Oh, you silly, silly show, with your analingus and your dick pics.
Look, are the gay sex scenes kinda clumsy and gratuitous? Yes. Are they also hot? Also yes. Is the dialogue witty and erudite, revealing truths about the characters and the world they live in?
“If that were my husband, I wouldn’t be able to walk straight!”
“Isn’t your ass tired?” “Who said it’s my ass?”
“Why is your penis on a dead girl’s phone?”
Is this necessarily … quality television? We suppose it depends on how you measure it. If you’re going purely by an “entertainment value” yardstick, then this show is loaded with quality. If you’re looking for smart scripts or challenging plots with multi-dimensional characters and fascinating motivations, all performed by a cast of talented actors, well … you might want to look somewhere else.
But watching Miss Viola get her Dangerous Liaisons on in front of that mirror is reason enough to tune in, and her performance – of the simple act of removing makeup, we might add – recasts even the silly, over-the-top parts of this show as some sort of epic Grand Guignol melodrama. The dialogue and plot are both mostly high camp, but when Miss Viola’s in church, it becomes high drag; an operatic tour de force of acting, as well as a Lip Synch For Your Life, complete with wig-ripping. If she ended that scene with a death drop in front of RuPaul, we wouldn’t have been a bit surprised. This is Viola Davis taking a page out of the Jessica Lange Playbook of Career Management: “Well, the movies aren’t giving me the scripts I want and this TV show is mostly silly crap, but I’m just gonna go in there and blow every other motherfucker out of the water so I can pick up my Emmy and keep negotiating for more money.” It is impossible not to love what she’s got going on.
It’s time to have a talk about Annalise’s wardrobe, though. It’s just. Too. Tight. Look at that picture up top. Her dress is riding up all over the place. We understand that the look of this character is important and establishes several things about her, not least of which is that she’s formidable and her look is a form of armor. There’s a reason they’re making a point to show the difference between the public Annalise and the one that lies in bed next to her husband. And it’s not just a point about her being formidable or hiding behind a mask, but about Annalise living as a black woman specifically. Because that makeup scene isn’t nearly as powerful without that glossy wig being removed to show the natural hair being hidden underneath it. It’s not nearly as arresting without that rather startling metamorphosis that occurs right in front of your eyes as she wipes away the layers of color on her face until you get to the true shade. So we’re totally on board with the idea behind her look. Body-con silhouettes make perfect sense. But dresses that ride up or get all lumpy over her shapewear is really distracting – and worse, plays against the image they’re trying to sell.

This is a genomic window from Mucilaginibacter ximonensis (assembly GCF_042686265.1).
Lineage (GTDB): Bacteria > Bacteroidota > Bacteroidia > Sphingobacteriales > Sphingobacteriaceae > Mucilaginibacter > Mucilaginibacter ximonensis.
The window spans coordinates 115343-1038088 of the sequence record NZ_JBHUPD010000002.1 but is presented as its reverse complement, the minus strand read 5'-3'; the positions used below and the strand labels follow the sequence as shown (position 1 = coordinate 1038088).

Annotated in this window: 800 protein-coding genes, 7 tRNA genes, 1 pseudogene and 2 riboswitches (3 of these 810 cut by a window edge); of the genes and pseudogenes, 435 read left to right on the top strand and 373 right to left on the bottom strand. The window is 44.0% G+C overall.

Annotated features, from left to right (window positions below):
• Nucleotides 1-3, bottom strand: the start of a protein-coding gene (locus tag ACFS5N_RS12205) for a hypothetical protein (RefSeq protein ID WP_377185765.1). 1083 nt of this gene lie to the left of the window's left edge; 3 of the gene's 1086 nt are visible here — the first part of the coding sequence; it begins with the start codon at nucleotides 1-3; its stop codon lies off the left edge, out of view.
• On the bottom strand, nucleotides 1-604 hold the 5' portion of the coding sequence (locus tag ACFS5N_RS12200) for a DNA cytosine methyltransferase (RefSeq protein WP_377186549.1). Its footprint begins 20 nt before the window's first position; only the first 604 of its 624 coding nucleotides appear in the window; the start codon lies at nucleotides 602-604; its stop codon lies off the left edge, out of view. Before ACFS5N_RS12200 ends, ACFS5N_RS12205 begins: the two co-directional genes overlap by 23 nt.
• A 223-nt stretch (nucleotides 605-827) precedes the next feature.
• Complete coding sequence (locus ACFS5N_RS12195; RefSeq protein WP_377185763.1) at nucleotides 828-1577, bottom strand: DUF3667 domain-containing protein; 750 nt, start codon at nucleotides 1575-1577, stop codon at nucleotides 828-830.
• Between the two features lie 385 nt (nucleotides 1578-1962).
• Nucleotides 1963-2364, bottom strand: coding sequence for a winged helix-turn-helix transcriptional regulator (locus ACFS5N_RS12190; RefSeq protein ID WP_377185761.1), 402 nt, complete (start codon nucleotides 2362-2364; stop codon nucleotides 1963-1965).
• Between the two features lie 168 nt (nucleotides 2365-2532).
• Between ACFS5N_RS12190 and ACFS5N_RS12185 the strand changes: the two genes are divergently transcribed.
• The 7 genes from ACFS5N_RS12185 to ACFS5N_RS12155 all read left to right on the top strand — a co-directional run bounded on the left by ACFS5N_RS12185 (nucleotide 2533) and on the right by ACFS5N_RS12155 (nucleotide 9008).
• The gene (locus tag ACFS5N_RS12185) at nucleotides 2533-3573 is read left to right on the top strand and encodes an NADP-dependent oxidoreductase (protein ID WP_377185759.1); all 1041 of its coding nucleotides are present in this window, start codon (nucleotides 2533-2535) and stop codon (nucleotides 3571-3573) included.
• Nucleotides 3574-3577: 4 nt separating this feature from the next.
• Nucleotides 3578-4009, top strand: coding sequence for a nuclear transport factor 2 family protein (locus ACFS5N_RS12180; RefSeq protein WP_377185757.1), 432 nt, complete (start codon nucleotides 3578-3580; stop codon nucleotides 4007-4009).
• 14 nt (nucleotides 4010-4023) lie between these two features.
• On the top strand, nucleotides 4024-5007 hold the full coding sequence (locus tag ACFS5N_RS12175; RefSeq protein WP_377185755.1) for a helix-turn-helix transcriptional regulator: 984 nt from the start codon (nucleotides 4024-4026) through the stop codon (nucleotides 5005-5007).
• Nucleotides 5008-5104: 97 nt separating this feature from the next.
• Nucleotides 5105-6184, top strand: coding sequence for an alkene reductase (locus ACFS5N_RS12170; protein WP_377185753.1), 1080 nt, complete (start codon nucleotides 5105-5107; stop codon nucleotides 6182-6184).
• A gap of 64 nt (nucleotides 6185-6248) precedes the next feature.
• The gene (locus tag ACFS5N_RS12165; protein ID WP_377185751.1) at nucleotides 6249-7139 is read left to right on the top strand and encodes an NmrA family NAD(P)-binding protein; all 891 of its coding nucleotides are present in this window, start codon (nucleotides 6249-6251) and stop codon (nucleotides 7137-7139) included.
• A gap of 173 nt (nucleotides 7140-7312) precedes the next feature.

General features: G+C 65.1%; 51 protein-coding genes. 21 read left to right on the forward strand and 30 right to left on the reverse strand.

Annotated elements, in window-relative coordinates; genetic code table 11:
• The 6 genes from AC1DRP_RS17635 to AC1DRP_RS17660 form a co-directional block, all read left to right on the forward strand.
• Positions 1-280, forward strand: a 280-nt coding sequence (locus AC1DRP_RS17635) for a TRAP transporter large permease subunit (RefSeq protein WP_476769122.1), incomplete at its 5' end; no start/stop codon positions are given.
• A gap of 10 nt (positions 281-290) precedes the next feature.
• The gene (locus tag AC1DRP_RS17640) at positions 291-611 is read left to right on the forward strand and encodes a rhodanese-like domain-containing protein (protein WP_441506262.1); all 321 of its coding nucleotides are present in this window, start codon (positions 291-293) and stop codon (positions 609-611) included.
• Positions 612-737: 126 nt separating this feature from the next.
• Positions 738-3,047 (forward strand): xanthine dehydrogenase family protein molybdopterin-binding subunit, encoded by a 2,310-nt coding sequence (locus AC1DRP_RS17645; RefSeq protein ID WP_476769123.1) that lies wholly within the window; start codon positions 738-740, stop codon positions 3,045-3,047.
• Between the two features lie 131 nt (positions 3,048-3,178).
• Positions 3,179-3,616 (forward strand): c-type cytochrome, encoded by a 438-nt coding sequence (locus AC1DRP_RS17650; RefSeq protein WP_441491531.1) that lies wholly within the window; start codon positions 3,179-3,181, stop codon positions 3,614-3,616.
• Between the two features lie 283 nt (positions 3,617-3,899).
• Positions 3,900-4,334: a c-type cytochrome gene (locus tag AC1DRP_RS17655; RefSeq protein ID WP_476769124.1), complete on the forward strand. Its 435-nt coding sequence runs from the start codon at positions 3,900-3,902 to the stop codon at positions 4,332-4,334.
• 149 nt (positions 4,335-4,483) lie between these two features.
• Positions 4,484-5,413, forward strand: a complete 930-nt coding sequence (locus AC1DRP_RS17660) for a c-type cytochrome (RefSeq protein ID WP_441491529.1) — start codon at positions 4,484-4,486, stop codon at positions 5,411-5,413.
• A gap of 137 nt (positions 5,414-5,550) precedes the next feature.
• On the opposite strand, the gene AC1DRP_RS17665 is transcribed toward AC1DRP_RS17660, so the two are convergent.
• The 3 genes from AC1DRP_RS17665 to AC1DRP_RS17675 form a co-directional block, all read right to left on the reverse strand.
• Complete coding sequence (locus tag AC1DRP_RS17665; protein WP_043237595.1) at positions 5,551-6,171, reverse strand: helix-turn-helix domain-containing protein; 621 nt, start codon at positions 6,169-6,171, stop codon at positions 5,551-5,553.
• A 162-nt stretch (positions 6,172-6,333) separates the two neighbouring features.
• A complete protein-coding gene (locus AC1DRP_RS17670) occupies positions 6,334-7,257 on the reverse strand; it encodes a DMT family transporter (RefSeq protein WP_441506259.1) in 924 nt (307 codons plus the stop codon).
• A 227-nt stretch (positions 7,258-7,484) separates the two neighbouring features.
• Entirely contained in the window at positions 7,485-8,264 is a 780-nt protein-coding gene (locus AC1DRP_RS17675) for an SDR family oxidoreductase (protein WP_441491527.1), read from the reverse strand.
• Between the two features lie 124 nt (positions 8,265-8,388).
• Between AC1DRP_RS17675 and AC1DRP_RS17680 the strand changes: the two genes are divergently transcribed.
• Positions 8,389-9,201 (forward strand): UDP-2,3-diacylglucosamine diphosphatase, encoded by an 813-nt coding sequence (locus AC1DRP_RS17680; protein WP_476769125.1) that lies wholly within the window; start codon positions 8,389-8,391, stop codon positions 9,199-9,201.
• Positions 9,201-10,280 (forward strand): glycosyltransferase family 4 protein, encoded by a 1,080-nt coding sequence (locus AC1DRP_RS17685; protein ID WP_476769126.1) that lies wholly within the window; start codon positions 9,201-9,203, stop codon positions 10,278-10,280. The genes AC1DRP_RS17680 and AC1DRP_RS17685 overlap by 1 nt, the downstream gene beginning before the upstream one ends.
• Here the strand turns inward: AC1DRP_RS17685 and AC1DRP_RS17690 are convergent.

The loops and twists and turns in the plot are so ludicrous that we can’t really get too invested in them. When the gays aren’t tossing each other’s salads, they’re plummeting out of windows or cracking up from the strain of chopping up body parts. Except for the cute, nerdy Gaysian whose name we can never remember. At least that one’s got his head screwed on, you’ll pardon the term, straight. Loved that scene of him getting all <whitney>”close the door behind you/leave your keys”</whitney> on Connor. The rest of them? We know we should care about characters who aren’t cute gay men and aren’t being portrayed by Viola Davis, but honestly, we have yet to be enthralled by what any of them are serving up. It’s not entirely the actors’ fault, because the scripts are still drawing all the characters too broadly, as if this was still the pilot episode. Michaela’s a high-strung mean girl. Lauren’s kind of a mopey cheater. Wes something something Rebecca. The guy from Orange is the New Black something something dumb jock. No one’s terrible, but the show is relying way too much on Viola to do all the work. We can understand the impulse, and we probably could watch 45 miutes of her putting on and taking off makeup every week, but Annalise is such an interesting character and Viola such a fantastic actor that they both deserve to be surrounded by people closer to her level so she has someone to play off. Elizabeth Perkins played a mostly ridiculous character this episode but she felt like an actual peer to Viola in their scenes together. We need to see Annalise up against characters and actors who can withstand Viola’s onslaught of talent.
[Photo Credit: ABC/Mitchell Haaseth]
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